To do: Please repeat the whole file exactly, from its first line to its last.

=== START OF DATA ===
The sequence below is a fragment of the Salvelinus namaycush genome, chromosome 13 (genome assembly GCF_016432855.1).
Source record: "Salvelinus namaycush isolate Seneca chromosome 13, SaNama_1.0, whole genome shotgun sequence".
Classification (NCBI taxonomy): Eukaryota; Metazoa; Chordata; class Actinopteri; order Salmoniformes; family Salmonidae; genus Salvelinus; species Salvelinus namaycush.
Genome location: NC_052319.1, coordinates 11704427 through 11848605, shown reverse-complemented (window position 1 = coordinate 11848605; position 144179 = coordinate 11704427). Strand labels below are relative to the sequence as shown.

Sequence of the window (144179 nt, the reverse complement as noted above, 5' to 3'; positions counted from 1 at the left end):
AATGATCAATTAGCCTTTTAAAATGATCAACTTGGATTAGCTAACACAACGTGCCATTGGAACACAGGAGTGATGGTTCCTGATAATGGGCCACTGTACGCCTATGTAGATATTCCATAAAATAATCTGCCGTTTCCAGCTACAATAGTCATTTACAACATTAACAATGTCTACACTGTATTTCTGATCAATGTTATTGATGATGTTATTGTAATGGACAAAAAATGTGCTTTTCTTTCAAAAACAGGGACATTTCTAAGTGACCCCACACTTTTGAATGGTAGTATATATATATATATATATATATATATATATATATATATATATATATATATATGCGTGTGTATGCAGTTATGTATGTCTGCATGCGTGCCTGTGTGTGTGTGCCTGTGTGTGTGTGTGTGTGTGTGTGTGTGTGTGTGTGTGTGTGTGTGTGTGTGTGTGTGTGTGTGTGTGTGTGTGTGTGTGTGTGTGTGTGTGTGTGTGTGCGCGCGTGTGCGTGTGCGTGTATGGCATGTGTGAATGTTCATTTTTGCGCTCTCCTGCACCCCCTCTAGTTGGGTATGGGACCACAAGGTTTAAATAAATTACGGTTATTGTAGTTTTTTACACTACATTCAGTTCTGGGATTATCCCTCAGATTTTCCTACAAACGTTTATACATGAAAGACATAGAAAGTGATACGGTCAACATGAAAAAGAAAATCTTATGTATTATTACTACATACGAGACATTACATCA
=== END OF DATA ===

The sequence below is a fragment of the Salvelinus namaycush genome, chromosome 13 (genome assembly GCF_016432855.1).
Source record: "Salvelinus namaycush isolate Seneca chromosome 13, SaNama_1.0, whole genome shotgun sequence".
Classification (NCBI taxonomy): Eukaryota; Metazoa; Chordata; class Actinopteri; order Salmoniformes; family Salmonidae; genus Salvelinus; species Salvelinus namaycush.
Genome location: NC_052319.1, coordinates 11704427 through 11848605, shown reverse-complemented (window position 1 = coordinate 11848605; position 144179 = coordinate 11704427). Strand labels below are relative to the sequence as shown.

Sequence of the window (144179 nt, the reverse complement as noted above, 5' to 3'; positions counted from 1 at the left end):
AATGATCAATTAGCCTTTTAAAATGATCAACTTGGATTAGCTAACACAACGTGCCATTGGAACACAGGAGTGATGGTTCCTGATAATGGGCCACTGTACGCCTATGTAGATATTCCATAAAATAATCTGCCGTTTCCAGCTACAATAGTCATTTACAACATTAACAATGTCTACACTGTATTTCTGATCAATGTTATTGATGATGTTATTGTAATGGACAAAAAATGTGCTTTTCTTTCAAAAACAGGGACATTTCTAAGTGACCCCACACTTTTGAATGGTAGTATATATATATATATATATATATATATATATATATATATATATATATATATATGCGTGTGTATGCAGTTATGTATGTCTGCATGCGTGCCTGTGTGTGTGTGCCTGTGTGTGTGTGTGTGTGTGTGTGTGTGTGTGTGTGTGTGTGTGTGTGTGTGTGTGTGTGTGTGTGTGTGTGTGTGTGTGTGTGTGTGTGTGTGTGTGTGCGCGCGTGTGCGTGTGCGTGTATGGCATGTGTGAATGTTCATTTTTGCGCTCTCCTGCACCCCCTCTAGTTGGGTATGGGACCACAAGGTTTAAATAAATTACGGTTATTGTAGTTTTTTACACTACATTCAGTTCTGGGATTATCCCTCAGATTTTCCTACAAACGTTTATACATGAAAGACATAGAAAGTGATACGGTCAACATGAAAAAGAAAATCTTATGTATTATTACTACATACGAGACATTACATCA